• You may seek damages from violators- If a consumer reporting agency, or, in some cases, a user of consumer reports or a furnisher of information to a consumer reporting agency violates the FCRA, you may be able to sue in state or federal court. Violations of these statutes require compensation to you for the damages suffered, plus an additional amount up to $1,000 per violation, plus punitive damages, attorney fees and court costs, and often more importantly, allow you to correct and protect your credit report in the future.
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5 comments

  1. Owed condo fees 2010 $468.00 paid them in full. I never heard from the condo association or anyone else until this year suing me for $7000. I gave the attorneys Frankel and Berg a copy of the check for $468.00 and told them I paid it. I also paid my common fees every month since paying the $468.00 and had the bank statements to prove it. They didn’t care took me to court I filed the return notice wanted to tell the court I owed nothing. The lawyers with drew the court order and went to my mortgage broker and they paid the $7000. I asked them not to because I didn’t owe it. But they paid it anyway. They said file a complaint with my HOA?? I’m 64 years old and this whole matter took a lot out of me physically and monetarily.

  2. Seeking information on how best to go about disputing and resolving a wrongful collection. I had cable services with FrontierCommunications by which I had electronic notifications and automatic payments setup. Upon my request for service disconnect due to moving they closed my account, unknowingly ending electronic email notifications and automated withdrawal previously agreed upon. Upon moving I forwarded all mail through USPS and never received a bill or any further electronic or phone notification of bill being due or past due. They turned my account over to collections of which I received no mail notifications, email, or phone calls. Luckily I locked my mortgage prior to discontinuation of services but upon second pull of credit they noticed the overdue $39.99 from Frontier Communications had been sent to collections. Upon notification I call them up, notified them of the failure to do their job by appropriately noticing, withdrawing the money from my account already authorized through automatic withdrawal, and failure to notify me through my preferred notifications of a past due bill. I paid the bill in full and now would like to dispute the adverse effect to my perfect credit and need guidance as to what options are to dispute. It has been over 5 months since discontinuation of services.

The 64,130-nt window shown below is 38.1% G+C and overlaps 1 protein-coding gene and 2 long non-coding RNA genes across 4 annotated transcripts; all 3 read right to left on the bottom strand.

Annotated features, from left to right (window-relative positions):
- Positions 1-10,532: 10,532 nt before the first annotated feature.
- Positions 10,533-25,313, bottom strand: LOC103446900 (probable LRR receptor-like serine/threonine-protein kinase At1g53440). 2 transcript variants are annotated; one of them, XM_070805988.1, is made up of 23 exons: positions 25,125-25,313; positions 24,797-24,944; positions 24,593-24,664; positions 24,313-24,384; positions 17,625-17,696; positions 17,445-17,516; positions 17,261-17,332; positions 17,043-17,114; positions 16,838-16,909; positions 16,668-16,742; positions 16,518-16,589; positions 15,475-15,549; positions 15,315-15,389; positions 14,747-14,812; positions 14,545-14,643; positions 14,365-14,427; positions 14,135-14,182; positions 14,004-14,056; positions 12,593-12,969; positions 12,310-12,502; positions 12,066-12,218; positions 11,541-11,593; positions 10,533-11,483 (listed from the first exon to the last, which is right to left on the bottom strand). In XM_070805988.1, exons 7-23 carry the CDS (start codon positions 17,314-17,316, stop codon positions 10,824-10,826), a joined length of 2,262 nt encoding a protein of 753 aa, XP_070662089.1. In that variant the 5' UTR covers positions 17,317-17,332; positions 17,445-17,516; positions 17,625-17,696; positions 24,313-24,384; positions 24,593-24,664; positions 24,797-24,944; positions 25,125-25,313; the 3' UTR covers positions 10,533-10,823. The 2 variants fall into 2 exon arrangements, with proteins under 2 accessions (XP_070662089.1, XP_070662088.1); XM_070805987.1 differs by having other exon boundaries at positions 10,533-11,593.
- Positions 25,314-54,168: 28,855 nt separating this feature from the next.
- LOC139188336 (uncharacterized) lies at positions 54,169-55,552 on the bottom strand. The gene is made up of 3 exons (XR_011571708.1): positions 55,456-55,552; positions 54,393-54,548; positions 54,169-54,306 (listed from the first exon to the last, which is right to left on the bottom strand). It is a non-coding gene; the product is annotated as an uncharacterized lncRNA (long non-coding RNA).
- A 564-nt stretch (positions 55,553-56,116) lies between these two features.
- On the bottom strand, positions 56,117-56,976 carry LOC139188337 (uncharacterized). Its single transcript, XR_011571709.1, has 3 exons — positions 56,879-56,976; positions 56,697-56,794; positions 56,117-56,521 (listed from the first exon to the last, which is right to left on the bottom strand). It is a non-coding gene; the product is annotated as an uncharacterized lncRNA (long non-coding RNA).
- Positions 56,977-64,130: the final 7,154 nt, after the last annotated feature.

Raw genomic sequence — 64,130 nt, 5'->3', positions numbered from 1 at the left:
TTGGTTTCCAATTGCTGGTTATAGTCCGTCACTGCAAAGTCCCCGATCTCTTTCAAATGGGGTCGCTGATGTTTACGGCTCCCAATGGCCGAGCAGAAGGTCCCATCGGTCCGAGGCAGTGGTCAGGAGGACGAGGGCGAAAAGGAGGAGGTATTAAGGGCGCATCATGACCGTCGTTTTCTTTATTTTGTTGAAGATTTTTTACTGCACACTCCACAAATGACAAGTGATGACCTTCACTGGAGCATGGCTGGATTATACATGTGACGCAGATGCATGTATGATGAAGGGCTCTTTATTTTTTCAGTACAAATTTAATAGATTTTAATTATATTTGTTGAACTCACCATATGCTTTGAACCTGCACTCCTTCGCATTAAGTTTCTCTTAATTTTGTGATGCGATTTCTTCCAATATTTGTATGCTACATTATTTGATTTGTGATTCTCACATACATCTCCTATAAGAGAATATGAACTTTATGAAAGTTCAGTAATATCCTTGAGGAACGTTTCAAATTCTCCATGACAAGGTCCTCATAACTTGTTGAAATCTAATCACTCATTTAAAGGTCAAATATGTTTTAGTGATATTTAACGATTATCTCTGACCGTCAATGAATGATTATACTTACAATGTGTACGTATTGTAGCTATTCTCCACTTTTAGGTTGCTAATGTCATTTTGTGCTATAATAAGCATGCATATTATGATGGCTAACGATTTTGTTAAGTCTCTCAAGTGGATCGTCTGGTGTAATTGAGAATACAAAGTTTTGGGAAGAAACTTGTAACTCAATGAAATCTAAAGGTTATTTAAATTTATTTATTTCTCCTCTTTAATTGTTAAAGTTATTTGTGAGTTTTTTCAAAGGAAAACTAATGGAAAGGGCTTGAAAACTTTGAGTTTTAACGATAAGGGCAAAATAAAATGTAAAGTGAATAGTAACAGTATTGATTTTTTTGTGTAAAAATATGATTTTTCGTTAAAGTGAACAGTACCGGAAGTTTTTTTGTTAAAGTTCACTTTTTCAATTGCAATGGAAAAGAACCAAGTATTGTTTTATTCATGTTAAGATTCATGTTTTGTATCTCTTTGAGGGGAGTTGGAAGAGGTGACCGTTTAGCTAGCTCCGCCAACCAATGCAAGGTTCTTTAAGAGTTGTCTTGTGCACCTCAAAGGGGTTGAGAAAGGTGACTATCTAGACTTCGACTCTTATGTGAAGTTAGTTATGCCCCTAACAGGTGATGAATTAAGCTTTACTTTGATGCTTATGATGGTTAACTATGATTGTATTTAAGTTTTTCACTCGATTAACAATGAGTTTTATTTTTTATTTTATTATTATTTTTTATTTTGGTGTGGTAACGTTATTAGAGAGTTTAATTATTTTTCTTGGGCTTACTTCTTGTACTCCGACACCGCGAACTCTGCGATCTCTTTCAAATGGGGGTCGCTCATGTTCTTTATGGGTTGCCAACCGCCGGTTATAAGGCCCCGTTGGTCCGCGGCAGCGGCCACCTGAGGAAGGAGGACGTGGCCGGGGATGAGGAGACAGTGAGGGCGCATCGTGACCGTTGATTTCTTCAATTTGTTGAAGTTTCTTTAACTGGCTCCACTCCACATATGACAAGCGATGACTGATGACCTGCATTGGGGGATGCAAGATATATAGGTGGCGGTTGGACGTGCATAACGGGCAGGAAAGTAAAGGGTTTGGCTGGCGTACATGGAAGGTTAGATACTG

Let me know if anyone is able to readily assist with this issue.

  3. I filed for divorce March of 2011 and it was finally signed by the judge November 2011. My ex-spouse would not sign or go to any court hearings so it prolonged the whole process. I also moved March of 2011. In the meantime, he was constantly going to the hospital and racking up $20,000 dollars in medical debt. I was aware of one medical bill where my wages were being garnished for $600 a month. Now, 5 years later I have this $20k added on my credit reports. AM I liable for all this medical debt? How can they just put it on my credit reports 5 years later? I tried divorcing him as soon as possible but he wouldn’t cooperate and fought me the whole way. Any suggestions? Thank you

  4. I was at a NASCAR race and a Cell phone provider talked me into switching to their service. I was skeptical because I had been with my provider for 13 yrs. I told them BEFORE I signed up that their service did not work that great in my area. They told me that if it didn’t when I got home they would send me a booster so it would. I get home 3 days later and the service did not pick up at all. I call them then they tell me that the booster is like $200 or $300! I then spoke with the person that signed me up and he sent me a box for me to ship the phone back and would cancel service like I never signed up. I went back to my cellular service provider I originally had.. I just seen on my credit report that they charged me $111 when it was supposed to be completely voided out and canceled.
    What can I do?